Could the death of a patient be predicted in years to come?
Bury, Greater Manchester (PRWEB UK) 1 June 2014
Clinical laboratory tests carried out by Finland researchers have detected 4 biomarkers in human blood. These biomarkers can be used to accurately identify a person's short term death span if they were already at a high risk due to illness or disease.
The 10 year study conducted by the global Computational Medicine Research Group, University of Oulu, and the University of Eastern Finland (UEF) have proven that the 4 biomarkers indicate the status of metabolism in all humans can possibly predict when an individual will die. According to researchers, their relative amounts are crucial to determining if an individual is at high risk for death within five years.
The research involved measuring 106 biomarkers in blood samples of subjects using NMR spectroscopy. They examined health records of both the Estonian Biobank and FINRISK cohorts and identified 684 subjects, ages 18 to 103 years, who had died over the next 5.4 years. The majority of these deaths were from heart disease, cancer and other life-threatening diseases.
Further tests using statistical analysis and links between the different levels of biomarkers compared with other factors such as age, weight; tobacco and alcohol use; cholesterol level; and history of diabetes, cancer, and heart disease enabled the researchers to accurately identify when a patient was going to die by just using 4 of the biomarkers.
Scores in the top 20% had a risk of dying within five years.
This was 19 times greater than that of individuals with a score in the bottom 20%—288 versus 15 deaths.
The biomarkers are as follows:
- plasma albumin
- alpha-1-acid glycoprotein
- very-low-density lipoprotein (VLDL) particle size
The authors of this study said, “Out of all available risk factors, the biomarker summary score was the strongest predictor of all-cause mortality in the Estonian Biobank cohort”.
They also noted that the higher the biomarker score the higher the mortality rates than those with average biomarker levels.
The PLOS Medicine Editor Cosetta Minelli, Ph.D., of the Imperial College London wrote: “Identifying individuals who are at high risk [of death] using these biomarkers might help to target preventative medical treatments to those with the greatest need.” She also added, “As an observational study, it provides evidence of only a correlation between a biomarker score and ill health. It does not identify any underlying causes. Other factors, not detectable by NMR spectroscopy, might be the true cause of serious health problems and would provide a more accurate assessment of risk.”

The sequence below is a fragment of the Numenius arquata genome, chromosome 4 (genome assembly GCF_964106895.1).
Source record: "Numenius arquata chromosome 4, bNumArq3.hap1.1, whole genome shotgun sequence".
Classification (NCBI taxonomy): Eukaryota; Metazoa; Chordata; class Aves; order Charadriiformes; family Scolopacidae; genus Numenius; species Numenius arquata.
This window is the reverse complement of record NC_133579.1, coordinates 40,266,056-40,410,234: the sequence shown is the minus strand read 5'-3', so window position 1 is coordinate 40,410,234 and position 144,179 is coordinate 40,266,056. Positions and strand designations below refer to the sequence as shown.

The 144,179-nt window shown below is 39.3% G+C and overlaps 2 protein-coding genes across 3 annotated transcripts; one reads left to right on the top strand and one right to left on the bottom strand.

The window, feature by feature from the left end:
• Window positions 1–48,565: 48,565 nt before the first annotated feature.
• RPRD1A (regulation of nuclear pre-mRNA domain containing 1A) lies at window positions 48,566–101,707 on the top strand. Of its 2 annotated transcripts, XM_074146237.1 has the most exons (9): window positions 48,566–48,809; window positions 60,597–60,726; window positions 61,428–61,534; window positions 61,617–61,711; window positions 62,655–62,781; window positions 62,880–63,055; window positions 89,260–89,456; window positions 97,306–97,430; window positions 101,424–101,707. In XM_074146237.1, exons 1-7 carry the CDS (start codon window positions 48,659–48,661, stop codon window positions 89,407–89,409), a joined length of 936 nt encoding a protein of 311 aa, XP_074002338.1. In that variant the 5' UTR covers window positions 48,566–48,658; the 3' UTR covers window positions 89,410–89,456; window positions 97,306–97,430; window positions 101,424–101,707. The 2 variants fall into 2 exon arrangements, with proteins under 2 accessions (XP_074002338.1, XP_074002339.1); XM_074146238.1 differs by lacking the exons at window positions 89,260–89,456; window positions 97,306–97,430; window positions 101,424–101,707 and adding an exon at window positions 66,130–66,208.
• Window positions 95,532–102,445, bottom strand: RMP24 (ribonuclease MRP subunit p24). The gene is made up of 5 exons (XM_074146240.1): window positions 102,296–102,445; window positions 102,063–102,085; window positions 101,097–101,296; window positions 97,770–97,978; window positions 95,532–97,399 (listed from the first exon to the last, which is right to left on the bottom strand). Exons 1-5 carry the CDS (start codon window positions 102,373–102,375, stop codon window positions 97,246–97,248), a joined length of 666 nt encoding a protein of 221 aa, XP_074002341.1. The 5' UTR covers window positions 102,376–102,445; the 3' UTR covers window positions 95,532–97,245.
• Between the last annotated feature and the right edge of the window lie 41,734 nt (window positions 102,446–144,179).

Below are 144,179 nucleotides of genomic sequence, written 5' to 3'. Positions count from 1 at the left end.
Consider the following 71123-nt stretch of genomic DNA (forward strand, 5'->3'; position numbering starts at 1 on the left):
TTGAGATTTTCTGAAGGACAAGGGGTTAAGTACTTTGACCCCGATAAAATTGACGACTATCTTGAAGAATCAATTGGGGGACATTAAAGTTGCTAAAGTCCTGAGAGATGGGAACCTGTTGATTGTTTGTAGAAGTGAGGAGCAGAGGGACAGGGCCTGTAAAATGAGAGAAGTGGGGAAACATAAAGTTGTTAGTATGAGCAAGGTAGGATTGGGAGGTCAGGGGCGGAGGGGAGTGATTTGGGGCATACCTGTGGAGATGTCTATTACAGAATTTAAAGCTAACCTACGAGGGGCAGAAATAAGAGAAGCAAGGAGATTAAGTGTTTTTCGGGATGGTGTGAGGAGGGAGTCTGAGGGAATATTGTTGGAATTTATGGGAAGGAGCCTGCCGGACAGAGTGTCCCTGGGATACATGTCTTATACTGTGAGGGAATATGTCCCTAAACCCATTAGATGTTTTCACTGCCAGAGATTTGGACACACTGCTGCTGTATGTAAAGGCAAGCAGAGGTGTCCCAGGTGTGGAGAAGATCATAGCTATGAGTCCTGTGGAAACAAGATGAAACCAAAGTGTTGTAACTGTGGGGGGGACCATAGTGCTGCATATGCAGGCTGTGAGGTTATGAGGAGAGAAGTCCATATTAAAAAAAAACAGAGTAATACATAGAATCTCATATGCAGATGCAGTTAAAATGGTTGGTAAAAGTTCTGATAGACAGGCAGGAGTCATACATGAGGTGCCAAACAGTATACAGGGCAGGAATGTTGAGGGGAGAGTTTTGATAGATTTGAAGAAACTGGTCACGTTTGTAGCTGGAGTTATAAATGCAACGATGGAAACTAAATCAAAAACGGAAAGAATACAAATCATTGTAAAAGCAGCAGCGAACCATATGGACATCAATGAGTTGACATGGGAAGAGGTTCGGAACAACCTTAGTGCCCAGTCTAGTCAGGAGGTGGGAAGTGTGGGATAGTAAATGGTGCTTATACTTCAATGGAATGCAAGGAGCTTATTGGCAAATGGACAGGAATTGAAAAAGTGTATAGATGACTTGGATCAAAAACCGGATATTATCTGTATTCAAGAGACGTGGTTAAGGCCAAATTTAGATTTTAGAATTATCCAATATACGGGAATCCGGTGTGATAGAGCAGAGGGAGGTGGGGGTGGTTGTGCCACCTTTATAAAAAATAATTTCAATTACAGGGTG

The study is not conclusive and Cosetta Minelli went on to suggest that more research and tests would need to be conducted to determine if the results of biomarker examination would be a clinical benefit.
It may be many years before a test like this becomes available to the general public, so in the meantime Medical Specialists™ Pharmacy always urge men and women to get checked out more often by their GP. There are numerous tests and advice that your local GP can offer to help prevent future problems. Even your local pharmacist can offer some free tests like blood pressure and diabetes.
Lifestyle changes need to be carefully looked at. Those people that smoke should seriously consider stopping, and heavy drinkers need to look at their alcohol intake. Diet and exercise need to be carefully controlled, as too much of one and not enough of the other can lead to high cholesterol and diabetes.
After all, none of us are saints, we want to enjoy life, but we need to keep an eye on our health so that we are around for a lot longer.